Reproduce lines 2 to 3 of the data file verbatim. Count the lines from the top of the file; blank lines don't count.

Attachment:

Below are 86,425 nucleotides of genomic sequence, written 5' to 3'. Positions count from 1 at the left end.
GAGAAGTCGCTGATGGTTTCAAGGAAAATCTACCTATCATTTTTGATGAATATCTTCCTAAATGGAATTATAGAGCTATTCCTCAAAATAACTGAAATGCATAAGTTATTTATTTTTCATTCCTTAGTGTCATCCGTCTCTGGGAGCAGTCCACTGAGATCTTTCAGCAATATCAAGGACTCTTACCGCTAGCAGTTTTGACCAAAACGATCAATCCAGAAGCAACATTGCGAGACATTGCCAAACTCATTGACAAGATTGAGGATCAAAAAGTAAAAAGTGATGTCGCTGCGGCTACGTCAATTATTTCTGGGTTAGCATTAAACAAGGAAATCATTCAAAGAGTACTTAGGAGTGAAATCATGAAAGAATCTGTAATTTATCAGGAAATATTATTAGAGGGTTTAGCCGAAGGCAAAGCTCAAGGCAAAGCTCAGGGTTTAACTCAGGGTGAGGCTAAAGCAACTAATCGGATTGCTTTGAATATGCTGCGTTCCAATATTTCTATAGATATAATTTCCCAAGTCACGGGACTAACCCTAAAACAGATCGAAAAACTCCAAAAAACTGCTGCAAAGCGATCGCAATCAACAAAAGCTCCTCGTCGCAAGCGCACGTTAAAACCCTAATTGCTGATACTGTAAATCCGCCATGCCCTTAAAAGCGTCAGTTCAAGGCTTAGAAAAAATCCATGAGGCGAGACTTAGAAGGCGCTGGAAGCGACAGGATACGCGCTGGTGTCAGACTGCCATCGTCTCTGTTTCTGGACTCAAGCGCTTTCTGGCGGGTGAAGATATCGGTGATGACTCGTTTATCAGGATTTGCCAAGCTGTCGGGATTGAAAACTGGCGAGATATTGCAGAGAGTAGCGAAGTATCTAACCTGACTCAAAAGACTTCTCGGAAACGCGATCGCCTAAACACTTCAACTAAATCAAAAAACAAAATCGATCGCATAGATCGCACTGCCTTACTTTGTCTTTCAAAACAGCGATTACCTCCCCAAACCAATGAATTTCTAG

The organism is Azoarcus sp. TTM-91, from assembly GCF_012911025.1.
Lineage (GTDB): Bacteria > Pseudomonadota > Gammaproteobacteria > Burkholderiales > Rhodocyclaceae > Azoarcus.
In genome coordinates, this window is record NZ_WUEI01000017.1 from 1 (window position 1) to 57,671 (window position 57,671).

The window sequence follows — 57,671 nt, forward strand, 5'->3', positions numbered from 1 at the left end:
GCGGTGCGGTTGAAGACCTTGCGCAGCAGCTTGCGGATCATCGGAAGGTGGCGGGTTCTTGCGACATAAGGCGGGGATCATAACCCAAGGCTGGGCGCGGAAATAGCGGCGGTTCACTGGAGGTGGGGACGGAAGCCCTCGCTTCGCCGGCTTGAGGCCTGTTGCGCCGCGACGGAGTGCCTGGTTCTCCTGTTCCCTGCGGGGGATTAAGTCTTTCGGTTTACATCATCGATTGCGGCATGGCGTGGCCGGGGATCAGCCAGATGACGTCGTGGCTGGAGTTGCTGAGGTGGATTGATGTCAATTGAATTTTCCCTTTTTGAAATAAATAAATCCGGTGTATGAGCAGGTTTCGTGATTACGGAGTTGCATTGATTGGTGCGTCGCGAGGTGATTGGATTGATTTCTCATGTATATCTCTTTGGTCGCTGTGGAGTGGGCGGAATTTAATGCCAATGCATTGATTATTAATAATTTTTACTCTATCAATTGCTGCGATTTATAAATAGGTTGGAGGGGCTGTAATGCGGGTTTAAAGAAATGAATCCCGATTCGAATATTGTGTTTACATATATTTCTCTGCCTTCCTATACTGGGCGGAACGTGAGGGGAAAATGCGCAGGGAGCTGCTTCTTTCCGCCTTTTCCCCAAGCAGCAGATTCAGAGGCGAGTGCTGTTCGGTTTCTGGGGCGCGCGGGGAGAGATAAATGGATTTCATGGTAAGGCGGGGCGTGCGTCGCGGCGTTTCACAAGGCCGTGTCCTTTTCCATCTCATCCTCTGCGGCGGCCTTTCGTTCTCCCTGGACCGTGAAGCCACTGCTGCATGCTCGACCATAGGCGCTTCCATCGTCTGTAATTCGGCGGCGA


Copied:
GAGAAGTCGCTGATGGTTTCAAGGAAAATCTACCTATCATTTTTGATGAATATCTTCCTAAATGGAATTATAGAGCTATTCCTCAAAATAACTGAAATGCATAAGTTATTTATTTTTCATTCCTTAGTGTCATCCGTCTCTGGGAGCAGTCCACTGAGATCTTTCAGCAATATCAAGGACTCTTACCGCTAGCAGTTTTGACCAAAACGATCAATCCAGAAGCAACATTGCGAGACATTGCCAAACTCATTGACAAGATTGAGGATCAAAAAGTAAAAAGTGATGTCGCTGCGGCTACGTCAATTATTTCTGGGTTAGCATTAAACAAGGAAATCATTCAAAGAGTACTTAGGAGTGAAATCATGAAAGAATCTGTAATTTATCAGGAAATATTATTAGAGGGTTTAGCCGAAGGCAAAGCTCAAGGCAAAGCTCAGGGTTTAACTCAGGGTGAGGCTAAAGCAACTAATCGGATTGCTTTGAATATGCTGCGTTCCAATATTTCTATAGATATAATTTCCCAAGTCACGGGACTAACCCTAAAACAGATCGAAAAACTCCAAAAAACTGCTGCAAAGCGATCGCAATCAACAAAAGCTCCTCGTCGCAAGCGCACGTTAAAACCCTAATTGCTGATACTGTAAATCCGCCATGCCCTTAAAAGCGTCAGTTCAAGGCTTAGAAAAAATCCATGAGGCGAGACTTAGAAGGCGCTGGAAGCGACAGGATACGCGCTGGTGTCAGACTGCCATCGTCTCTGTTTCTGGACTCAAGCGCTTTCTGGCGGGTGAAGATATCGGTGATGACTCGTTTATCAGGATTTGCCAAGCTGTCGGGATTGAAAACTGGCGAGATATTGCAGAGAGTAGCGAAGTATCTAACCTGACTCAAAAGACTTCTCGGAAACGCGATCGCCTAAACACTTCAACTAAATCAAAAAACAAAATCGATCGCATAGATCGCACTGCCTTACTTTGTCTTTCAAAACAGCGATTACCTCCCCAAACCAATGAATTTCTAG

The organism is Azoarcus sp. TTM-91, from assembly GCF_012911025.1.